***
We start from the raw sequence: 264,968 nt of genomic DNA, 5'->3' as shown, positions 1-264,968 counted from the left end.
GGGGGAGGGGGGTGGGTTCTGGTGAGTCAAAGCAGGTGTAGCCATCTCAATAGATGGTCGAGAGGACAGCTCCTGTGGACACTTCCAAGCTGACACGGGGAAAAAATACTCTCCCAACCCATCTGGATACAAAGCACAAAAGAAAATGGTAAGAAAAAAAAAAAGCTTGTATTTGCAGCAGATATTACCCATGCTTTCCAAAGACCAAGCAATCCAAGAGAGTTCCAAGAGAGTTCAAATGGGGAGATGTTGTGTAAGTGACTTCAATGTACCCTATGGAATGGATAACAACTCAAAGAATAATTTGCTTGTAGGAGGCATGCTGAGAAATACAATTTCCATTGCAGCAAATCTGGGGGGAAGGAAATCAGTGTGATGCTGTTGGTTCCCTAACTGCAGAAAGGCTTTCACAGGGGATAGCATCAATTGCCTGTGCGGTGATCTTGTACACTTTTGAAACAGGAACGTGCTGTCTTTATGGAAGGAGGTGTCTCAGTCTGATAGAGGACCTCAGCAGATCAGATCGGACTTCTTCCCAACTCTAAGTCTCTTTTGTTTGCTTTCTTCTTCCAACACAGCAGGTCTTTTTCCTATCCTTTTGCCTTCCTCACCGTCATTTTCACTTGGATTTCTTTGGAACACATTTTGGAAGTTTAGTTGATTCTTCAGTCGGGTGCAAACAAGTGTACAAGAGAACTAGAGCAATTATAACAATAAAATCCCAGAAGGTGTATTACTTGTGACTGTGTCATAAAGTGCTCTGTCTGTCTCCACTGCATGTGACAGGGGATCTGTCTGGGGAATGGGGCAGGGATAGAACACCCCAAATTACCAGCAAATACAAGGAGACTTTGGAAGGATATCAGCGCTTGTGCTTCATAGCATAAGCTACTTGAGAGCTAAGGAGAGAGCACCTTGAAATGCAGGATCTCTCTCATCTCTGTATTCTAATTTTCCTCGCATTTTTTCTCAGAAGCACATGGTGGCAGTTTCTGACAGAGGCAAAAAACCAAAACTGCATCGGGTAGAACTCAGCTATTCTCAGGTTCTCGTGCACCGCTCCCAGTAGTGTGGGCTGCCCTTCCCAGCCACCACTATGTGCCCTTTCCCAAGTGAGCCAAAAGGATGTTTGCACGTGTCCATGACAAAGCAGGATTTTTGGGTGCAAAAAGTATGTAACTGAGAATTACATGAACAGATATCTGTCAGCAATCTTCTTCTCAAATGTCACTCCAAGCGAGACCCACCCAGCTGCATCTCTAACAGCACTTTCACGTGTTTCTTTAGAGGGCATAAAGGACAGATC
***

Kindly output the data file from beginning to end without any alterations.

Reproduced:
We start from the raw sequence: 264,968 nt of genomic DNA, 5'->3' as shown, positions 1-264,968 counted from the left end.
GGGGGAGGGGGGTGGGTTCTGGTGAGTCAAAGCAGGTGTAGCCATCTCAATAGATGGTCGAGAGGACAGCTCCTGTGGACACTTCCAAGCTGACACGGGGAAAAAATACTCTCCCAACCCATCTGGATACAAAGCACAAAAGAAAATGGTAAGAAAAAAAAAAAGCTTGTATTTGCAGCAGATATTACCCATGCTTTCCAAAGACCAAGCAATCCAAGAGAGTTCCAAGAGAGTTCAAATGGGGAGATGTTGTGTAAGTGACTTCAATGTACCCTATGGAATGGATAACAACTCAAAGAATAATTTGCTTGTAGGAGGCATGCTGAGAAATACAATTTCCATTGCAGCAAATCTGGGGGGAAGGAAATCAGTGTGATGCTGTTGGTTCCCTAACTGCAGAAAGGCTTTCACAGGGGATAGCATCAATTGCCTGTGCGGTGATCTTGTACACTTTTGAAACAGGAACGTGCTGTCTTTATGGAAGGAGGTGTCTCAGTCTGATAGAGGACCTCAGCAGATCAGATCGGACTTCTTCCCAACTCTAAGTCTCTTTTGTTTGCTTTCTTCTTCCAACACAGCAGGTCTTTTTCCTATCCTTTTGCCTTCCTCACCGTCATTTTCACTTGGATTTCTTTGGAACACATTTTGGAAGTTTAGTTGATTCTTCAGTCGGGTGCAAACAAGTGTACAAGAGAACTAGAGCAATTATAACAATAAAATCCCAGAAGGTGTATTACTTGTGACTGTGTCATAAAGTGCTCTGTCTGTCTCCACTGCATGTGACAGGGGATCTGTCTGGGGAATGGGGCAGGGATAGAACACCCCAAATTACCAGCAAATACAAGGAGACTTTGGAAGGATATCAGCGCTTGTGCTTCATAGCATAAGCTACTTGAGAGCTAAGGAGAGAGCACCTTGAAATGCAGGATCTCTCTCATCTCTGTATTCTAATTTTCCTCGCATTTTTTCTCAGAAGCACATGGTGGCAGTTTCTGACAGAGGCAAAAAACCAAAACTGCATCGGGTAGAACTCAGCTATTCTCAGGTTCTCGTGCACCGCTCCCAGTAGTGTGGGCTGCCCTTCCCAGCCACCACTATGTGCCCTTTCCCAAGTGAGCCAAAAGGATGTTTGCACGTGTCCATGACAAAGCAGGATTTTTGGGTGCAAAAAGTATGTAACTGAGAATTACATGAACAGATATCTGTCAGCAATCTTCTTCTCAAATGTCACTCCAAGCGAGACCCACCCAGCTGCATCTCTAACAGCACTTTCACGTGTTTCTTTAGAGGGCATAAAGGACAGATC